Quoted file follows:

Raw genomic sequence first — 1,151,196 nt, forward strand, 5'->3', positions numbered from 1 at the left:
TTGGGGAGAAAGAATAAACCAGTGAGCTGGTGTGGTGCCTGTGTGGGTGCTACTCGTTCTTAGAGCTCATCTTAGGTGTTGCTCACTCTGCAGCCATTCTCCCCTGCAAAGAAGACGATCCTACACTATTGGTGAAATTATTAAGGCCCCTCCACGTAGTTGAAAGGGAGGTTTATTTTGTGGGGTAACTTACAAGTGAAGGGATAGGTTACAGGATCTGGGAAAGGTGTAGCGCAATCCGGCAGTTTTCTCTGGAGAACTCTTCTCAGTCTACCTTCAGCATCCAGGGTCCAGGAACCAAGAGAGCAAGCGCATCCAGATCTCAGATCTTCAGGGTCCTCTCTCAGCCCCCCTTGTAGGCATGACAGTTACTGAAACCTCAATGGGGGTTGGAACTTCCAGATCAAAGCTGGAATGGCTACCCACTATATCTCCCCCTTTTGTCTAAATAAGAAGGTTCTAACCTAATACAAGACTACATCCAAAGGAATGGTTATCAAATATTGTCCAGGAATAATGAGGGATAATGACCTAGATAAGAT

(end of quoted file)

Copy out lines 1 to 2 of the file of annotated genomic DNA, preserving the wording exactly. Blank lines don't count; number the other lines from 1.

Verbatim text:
Raw genomic sequence first — 1,151,196 nt, forward strand, 5'->3', positions numbered from 1 at the left:
TTGGGGAGAAAGAATAAACCAGTGAGCTGGTGTGGTGCCTGTGTGGGTGCTACTCGTTCTTAGAGCTCATCTTAGGTGTTGCTCACTCTGCAGCCATTCTCCCCTGCAAAGAAGACGATCCTACACTATTGGTGAAATTATTAAGGCCCCTCCACGTAGTTGAAAGGGAGGTTTATTTTGTGGGGTAACTTACAAGTGAAGGGATAGGTTACAGGATCTGGGAAAGGTGTAGCGCAATCCGGCAGTTTTCTCTGGAGAACTCTTCTCAGTCTACCTTCAGCATCCAGGGTCCAGGAACCAAGAGAGCAAGCGCATCCAGATCTCAGATCTTCAGGGTCCTCTCTCAGCCCCCCTTGTAGGCATGACAGTTACTGAAACCTCAATGGGGGTTGGAACTTCCAGATCAAAGCTGGAATGGCTACCCACTATATCTCCCCCTTTTGTCTAAATAAGAAGGTTCTAACCTAATACAAGACTACATCCAAAGGAATGGTTATCAAATATTGTCCAGGAATAATGAGGGATAATGACCTAGATAAGAT